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Protests in Serbia Archive
Odraz B92 Daily News Service

    ODRAZ B92, Belgrade                             Daily News Service
    Odraz B92 vesti (by 3 PM), January 7, 1997

    e-mail: beograd@siicom.com      URL: http://www.siicom.com/odrazb/
            odrazb92@b92.opennet.org     http://www.siicom.com/b92/
    All texts are Copyright 1997 Radio B92. ALL RIGHTS RESERVED.



    Several hundred thousand Belgraders gathered last night in front
    of St. Sava Church in Belgrade to celebrate the Orthodox Christmas
    Eve. Head of the Serbian Church, Patriarch Pavle addressed the
    crowd and wished them well, saluting them with ``the ancient
    greeting used by our ancestors: God's Peace, Christ Is Born.''  He
    then proceeded to light the oak branches which are the traditional
    Serbian equivalent of the Yule log. Although they appeared
    together with the Patriarch, Zajedno leaders and the leaders of
    the Student Protest did not address the crowds. The majority of
    those attending were participants of Zajedno rallies and student
    protests. Zajedno supporters, who had previously gathered in
    Republic Square, set out on foot towards the Church of St. Sava
    around 8 p.m., completely blocking the traffic on their way there.
    The students had previously gathered in front of the School of
    Philosophy and set out on foot following the same route. In the
    course of the Christmas Eve ceremony, Patriarch Pavle spoke of the
    burning of the oak branches as a symbolic representation of the
    strength, warmth and light associated with the oak tree, ``the
    toughest tree growing on our soil, [whose fire] gives us light and
    warmth.''  He wished a merry Christmas to all Orthodox believers,
    as well as to all ``people of good will whose beliefs and opinions
    differ from ours.'' After his address, a display of fireworks was
    set off, and the enormous crowd headed back towards the pedestrian
    zone in Knez Mihajlova Street. Armed with whistles and trumpets,
    they formed a protest column that wound its way through downtown
    Belgrade, making stupendous amounts of noise that rose in a
    crescendo in front of the Serbian Presidency, the buildings of the
    Serbian Parliamentary buildings, and the City Hall. Huge numbers
    of Belgraders remained in front of the Church of St. Sava to
    attend the midnight Christmas service. Coalition Zajedno announced
    that their next protest meeting will take place in Republic Square
    today, at 6 p.m., reports FoNet.


    Serbian Patriarch His Holiness Pavle delivered the morning
    Christmas service in Belgrade's main Cathedral today. The service
    was followed by a reading of his Christmas epistle. The text of
    his Christmas letter to the nation proclaims that any state should
    be based on the principles of justice and truth, reports FoNet.
    ``Respect for the law and for the spirit of justice requires
    everyone to honor the freely expressed will of the people, to curb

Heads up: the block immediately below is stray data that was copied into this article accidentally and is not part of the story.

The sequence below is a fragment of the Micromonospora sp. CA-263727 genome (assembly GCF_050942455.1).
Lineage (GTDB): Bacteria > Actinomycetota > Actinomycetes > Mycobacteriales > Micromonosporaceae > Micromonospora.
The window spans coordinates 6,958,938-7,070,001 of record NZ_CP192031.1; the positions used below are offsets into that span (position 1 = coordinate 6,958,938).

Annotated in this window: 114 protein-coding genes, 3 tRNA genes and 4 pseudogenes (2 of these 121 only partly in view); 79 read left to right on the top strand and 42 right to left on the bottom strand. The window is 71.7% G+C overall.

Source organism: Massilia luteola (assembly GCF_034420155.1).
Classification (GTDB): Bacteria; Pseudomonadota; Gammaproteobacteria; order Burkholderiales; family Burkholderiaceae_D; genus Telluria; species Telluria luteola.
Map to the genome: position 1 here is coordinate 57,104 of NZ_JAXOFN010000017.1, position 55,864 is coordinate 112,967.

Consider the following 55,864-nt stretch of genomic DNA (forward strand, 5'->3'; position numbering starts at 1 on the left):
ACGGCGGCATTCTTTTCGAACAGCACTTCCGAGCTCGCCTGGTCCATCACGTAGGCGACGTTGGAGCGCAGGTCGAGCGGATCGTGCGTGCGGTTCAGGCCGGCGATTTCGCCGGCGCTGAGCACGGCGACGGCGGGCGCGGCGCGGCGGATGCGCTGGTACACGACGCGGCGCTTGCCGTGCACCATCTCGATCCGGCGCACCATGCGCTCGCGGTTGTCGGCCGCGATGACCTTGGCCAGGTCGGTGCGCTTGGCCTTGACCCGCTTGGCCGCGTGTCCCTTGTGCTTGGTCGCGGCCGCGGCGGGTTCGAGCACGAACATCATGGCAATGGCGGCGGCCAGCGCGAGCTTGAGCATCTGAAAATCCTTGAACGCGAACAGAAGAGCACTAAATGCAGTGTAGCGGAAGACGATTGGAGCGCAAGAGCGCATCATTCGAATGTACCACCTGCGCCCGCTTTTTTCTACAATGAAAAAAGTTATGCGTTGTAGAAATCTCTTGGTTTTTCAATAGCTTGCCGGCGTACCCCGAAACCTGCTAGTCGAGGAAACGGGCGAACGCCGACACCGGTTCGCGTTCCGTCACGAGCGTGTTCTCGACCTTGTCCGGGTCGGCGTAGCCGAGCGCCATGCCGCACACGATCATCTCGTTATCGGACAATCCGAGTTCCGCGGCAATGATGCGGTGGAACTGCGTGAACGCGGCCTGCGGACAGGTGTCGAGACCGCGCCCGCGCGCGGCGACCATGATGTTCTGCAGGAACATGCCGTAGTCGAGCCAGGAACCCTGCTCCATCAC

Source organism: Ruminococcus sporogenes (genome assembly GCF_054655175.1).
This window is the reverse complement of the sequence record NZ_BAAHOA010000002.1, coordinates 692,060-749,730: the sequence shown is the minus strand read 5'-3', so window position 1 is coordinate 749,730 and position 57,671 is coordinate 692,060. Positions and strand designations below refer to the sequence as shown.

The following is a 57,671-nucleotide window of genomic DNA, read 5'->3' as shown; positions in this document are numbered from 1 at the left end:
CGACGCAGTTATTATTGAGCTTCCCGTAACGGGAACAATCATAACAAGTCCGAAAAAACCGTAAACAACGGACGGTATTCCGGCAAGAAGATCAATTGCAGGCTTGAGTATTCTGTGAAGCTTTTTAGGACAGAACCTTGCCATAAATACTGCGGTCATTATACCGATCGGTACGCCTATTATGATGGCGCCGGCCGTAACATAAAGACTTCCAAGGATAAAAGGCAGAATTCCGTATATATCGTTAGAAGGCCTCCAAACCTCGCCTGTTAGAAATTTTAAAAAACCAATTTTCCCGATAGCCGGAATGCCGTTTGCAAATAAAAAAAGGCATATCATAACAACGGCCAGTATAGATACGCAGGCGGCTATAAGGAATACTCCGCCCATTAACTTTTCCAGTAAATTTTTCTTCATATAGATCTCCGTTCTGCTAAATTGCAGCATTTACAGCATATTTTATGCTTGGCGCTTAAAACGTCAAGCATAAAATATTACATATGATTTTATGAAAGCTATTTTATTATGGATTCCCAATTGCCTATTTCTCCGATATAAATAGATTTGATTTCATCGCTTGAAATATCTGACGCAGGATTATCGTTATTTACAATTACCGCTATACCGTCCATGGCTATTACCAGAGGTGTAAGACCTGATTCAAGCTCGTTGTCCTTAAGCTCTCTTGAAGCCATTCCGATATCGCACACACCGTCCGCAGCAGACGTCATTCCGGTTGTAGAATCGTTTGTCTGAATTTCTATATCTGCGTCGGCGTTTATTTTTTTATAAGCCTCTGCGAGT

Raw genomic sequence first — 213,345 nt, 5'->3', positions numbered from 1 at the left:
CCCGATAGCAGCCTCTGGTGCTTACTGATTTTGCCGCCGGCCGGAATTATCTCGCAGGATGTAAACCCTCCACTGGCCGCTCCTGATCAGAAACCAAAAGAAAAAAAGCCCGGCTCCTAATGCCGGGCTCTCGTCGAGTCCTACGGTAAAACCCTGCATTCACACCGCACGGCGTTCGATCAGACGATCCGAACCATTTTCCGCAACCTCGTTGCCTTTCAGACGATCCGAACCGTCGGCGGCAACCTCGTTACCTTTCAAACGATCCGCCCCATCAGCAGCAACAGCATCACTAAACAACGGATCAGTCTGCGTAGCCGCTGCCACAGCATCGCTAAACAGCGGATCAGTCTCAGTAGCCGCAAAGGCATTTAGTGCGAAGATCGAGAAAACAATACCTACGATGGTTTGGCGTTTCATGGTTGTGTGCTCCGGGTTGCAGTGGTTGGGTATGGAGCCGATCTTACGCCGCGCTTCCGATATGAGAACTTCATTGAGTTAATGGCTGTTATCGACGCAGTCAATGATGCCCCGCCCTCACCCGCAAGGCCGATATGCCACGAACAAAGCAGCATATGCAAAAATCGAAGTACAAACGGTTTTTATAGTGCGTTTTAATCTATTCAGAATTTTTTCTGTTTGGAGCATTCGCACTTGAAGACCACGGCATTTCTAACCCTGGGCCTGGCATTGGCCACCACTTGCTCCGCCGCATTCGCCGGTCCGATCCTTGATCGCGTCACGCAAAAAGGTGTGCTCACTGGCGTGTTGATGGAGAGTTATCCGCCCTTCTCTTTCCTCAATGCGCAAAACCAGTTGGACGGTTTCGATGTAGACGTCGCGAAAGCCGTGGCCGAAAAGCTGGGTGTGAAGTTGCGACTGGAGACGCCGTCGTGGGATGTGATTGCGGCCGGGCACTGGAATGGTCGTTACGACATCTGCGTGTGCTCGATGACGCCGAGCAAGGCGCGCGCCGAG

individual self-will and avoid aggression, which neither will nor
    can bring any good to the people and the state itself,'' reads a
    part of Patriarch Pavle's epistle.


    This Christmas Eve saw the 50th straight protest rally in Nis,
    which took place immediately following the public celebration of
    the birth of Christ. The citizens of Nis were addressed by Rev.
    Rasa, who wished them Peace on Earth and a merry Christmas. Risto
    Bukvic then invited the already swelling crowd to form a
    procession. At the head of the procession were lines of men and
    women carrying the consecrated oak branches as well as Serbian
    flags. The crowd walked to the Cathedral, where they were
    addressed by the head of the Nis bishopric, Archbishop Irinei.
    More than 25,000 residents of Nis attended the religious ritual of
    burning the consecrated oak tree. Despite the suggestion by
    Zajedno that no protest rally should be held on Christmas, many
    citizens demanded that the protests should not be stopped even for
    one day.


    Today's issue of The Independent said that the officers and
    members of elite regiments of the Yugoslav Army are not prepared
    to support Serbian President Slobodan Milosevic if he orders the
    army to move against the demonstrators, reports AFP. ``If
    Milosevic ordered a show-down, I would be prepared to shoot him,''
    the daily quoted an unnamed commander of a tank brigade. The
    British daily also claims that Yugoslav Army forces have confirmed
    that half the officers and the majority of its recruits support
    the demonstrators and would do anything in their power to avert
    bloodshed and political repression in Serbia. Another unnamed
    major, identified only as a member of an elite regiment, said that
    ``if Milosevic tries to use the army, the army will be used
    against him.''  The same Yugoslav army officer said that a
    possible police action against the demonstrators would be met by a
    decisive response by the army. ``We would first issue a warning,
    and then take forceful action, if necessary,'' he said. He also
    told the daily that his regiment has sent a letter to Army Chief
    of Staff Momcilo Perisic, saying that it would stand up against
    any attempt to use it against demonstrators. According to the
    major, general Perisic replied that the army's task was to uphold
    the constitution and specified that the army would not take part
    in any actions to crush the protests.


    Zoran Djindjic, leader of the DS, demanded that the West step up
    its pressure on Serbian President Slobodan Milosevic, reports AFP.